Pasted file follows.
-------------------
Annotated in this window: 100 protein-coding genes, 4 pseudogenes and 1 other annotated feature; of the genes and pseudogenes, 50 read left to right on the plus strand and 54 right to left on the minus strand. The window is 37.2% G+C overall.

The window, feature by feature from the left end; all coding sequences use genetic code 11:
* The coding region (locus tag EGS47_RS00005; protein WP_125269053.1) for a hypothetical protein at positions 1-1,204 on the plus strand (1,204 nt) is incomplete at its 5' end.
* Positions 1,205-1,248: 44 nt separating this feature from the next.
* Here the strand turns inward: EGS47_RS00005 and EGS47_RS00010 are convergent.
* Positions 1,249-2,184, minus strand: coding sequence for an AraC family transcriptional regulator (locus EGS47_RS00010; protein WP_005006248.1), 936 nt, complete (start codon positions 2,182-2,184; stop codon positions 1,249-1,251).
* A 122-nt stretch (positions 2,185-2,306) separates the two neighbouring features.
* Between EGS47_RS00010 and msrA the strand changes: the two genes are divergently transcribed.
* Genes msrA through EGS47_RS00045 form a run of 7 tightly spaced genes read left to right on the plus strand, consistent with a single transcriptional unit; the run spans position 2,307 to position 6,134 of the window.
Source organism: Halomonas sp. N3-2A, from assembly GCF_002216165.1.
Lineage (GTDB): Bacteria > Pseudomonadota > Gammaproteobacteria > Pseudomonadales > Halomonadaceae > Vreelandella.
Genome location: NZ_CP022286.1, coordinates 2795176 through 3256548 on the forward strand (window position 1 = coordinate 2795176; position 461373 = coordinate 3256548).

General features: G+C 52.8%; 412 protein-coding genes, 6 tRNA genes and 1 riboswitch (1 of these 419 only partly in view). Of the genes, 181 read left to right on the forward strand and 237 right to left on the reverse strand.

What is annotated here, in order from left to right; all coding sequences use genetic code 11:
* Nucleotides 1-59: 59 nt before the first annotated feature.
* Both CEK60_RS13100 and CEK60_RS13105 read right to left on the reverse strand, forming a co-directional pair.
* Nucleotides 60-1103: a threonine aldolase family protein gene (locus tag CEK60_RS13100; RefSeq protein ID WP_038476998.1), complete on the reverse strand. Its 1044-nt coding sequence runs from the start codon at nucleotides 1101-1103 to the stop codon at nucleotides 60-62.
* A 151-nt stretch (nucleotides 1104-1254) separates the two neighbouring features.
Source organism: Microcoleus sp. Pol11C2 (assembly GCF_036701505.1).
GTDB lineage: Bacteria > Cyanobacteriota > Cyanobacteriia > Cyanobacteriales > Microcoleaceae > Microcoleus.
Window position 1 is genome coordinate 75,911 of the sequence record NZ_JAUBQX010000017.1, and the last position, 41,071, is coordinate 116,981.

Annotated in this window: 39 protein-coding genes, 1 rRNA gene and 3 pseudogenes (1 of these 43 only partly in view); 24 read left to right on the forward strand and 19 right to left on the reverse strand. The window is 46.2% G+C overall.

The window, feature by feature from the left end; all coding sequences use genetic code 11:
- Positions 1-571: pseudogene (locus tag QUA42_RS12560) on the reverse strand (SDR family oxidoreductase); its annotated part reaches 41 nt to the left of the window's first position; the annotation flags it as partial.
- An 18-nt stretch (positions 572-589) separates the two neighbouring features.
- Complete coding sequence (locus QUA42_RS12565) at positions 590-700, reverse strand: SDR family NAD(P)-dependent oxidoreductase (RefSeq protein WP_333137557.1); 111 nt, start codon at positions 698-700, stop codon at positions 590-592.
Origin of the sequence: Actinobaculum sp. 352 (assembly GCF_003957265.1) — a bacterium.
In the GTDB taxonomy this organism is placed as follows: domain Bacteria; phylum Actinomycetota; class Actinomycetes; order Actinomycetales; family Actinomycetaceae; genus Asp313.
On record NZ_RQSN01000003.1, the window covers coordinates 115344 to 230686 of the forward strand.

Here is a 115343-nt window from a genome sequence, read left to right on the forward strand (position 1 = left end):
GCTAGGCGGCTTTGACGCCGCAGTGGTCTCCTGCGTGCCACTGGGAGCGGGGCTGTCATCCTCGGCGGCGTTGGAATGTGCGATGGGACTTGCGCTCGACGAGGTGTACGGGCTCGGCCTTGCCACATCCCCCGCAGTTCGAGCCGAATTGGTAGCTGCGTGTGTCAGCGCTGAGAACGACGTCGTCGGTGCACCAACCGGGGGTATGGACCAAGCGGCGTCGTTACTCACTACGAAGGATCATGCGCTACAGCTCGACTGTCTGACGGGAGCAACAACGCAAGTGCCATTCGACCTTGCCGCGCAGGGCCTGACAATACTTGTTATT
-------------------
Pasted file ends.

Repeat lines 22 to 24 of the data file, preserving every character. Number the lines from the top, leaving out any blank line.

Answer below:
Annotated in this window: 39 protein-coding genes, 1 rRNA gene and 3 pseudogenes (1 of these 43 only partly in view); 24 read left to right on the forward strand and 19 right to left on the reverse strand. The window is 46.2% G+C overall.

The window, feature by feature from the left end; all coding sequences use genetic code 11:
- Positions 1-571: pseudogene (locus tag QUA42_RS12560) on the reverse strand (SDR family oxidoreductase); its annotated part reaches 41 nt to the left of the window's first position; the annotation flags it as partial.